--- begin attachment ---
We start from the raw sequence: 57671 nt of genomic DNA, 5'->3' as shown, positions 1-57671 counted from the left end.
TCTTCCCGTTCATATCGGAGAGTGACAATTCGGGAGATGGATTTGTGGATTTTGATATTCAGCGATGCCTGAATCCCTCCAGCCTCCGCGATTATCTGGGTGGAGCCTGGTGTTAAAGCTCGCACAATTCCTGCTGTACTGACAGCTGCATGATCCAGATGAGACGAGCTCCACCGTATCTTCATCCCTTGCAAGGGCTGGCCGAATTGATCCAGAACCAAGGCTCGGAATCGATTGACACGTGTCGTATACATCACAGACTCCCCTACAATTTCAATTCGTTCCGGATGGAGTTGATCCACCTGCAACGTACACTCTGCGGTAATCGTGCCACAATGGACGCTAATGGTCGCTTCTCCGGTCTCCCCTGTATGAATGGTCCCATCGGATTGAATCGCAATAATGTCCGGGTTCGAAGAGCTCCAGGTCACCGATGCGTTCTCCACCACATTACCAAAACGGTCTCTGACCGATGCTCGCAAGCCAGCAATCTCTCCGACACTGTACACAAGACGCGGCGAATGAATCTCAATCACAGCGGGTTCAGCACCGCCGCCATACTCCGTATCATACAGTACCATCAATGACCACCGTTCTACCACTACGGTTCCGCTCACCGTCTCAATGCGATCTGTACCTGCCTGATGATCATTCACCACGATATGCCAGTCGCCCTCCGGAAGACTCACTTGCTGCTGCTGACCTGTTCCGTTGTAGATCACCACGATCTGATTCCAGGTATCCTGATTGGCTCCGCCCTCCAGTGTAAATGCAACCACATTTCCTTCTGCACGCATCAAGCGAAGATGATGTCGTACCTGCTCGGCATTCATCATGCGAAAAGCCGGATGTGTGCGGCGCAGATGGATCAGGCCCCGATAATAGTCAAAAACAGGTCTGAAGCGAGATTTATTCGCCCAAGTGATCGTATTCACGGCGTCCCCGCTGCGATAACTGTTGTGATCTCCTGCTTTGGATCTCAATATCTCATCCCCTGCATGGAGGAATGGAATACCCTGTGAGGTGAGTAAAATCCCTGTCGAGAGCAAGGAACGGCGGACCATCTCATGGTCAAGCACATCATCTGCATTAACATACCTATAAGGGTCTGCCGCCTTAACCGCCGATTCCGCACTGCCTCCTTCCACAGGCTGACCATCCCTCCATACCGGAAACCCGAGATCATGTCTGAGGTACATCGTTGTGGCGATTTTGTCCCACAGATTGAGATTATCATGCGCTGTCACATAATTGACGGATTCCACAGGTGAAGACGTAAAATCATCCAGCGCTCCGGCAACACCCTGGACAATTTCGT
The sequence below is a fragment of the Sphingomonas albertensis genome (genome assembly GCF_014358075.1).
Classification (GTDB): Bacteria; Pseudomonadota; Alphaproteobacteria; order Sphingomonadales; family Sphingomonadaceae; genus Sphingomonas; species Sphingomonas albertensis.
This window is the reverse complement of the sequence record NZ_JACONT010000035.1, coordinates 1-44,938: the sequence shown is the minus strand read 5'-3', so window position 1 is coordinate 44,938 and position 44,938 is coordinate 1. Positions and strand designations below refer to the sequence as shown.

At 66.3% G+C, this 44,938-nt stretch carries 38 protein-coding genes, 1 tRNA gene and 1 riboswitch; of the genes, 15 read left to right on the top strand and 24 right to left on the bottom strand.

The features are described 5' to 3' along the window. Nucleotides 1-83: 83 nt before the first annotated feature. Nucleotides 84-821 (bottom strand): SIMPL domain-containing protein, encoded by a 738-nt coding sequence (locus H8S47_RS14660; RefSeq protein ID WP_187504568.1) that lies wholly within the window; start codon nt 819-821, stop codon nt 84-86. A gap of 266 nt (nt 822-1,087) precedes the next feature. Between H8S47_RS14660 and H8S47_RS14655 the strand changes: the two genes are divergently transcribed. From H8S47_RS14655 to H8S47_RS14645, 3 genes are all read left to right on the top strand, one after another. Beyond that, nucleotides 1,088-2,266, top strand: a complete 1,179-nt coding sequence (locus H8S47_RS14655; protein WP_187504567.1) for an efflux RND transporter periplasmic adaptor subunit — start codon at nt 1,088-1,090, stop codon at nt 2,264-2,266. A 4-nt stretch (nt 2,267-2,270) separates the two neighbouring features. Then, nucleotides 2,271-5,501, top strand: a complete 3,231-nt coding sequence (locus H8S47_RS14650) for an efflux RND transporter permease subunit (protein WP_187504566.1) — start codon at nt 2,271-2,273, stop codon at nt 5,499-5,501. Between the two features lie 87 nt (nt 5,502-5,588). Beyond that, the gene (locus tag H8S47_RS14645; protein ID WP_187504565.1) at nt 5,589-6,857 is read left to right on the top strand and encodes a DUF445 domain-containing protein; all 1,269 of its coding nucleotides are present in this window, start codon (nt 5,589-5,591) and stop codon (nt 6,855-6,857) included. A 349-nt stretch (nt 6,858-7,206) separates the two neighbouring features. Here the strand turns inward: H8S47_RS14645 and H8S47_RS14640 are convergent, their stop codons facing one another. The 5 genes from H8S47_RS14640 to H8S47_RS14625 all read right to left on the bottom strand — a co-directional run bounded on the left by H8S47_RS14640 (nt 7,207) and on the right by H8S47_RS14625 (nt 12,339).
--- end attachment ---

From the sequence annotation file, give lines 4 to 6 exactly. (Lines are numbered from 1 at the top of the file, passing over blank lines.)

Classification (GTDB): Bacteria; Pseudomonadota; Alphaproteobacteria; order Sphingomonadales; family Sphingomonadaceae; genus Sphingomonas; species Sphingomonas albertensis.
This window is the reverse complement of the sequence record NZ_JACONT010000035.1, coordinates 1-44,938: the sequence shown is the minus strand read 5'-3', so window position 1 is coordinate 44,938 and position 44,938 is coordinate 1. Positions and strand designations below refer to the sequence as shown.

At 66.3% G+C, this 44,938-nt stretch carries 38 protein-coding genes, 1 tRNA gene and 1 riboswitch; of the genes, 15 read left to right on the top strand and 24 right to left on the bottom strand.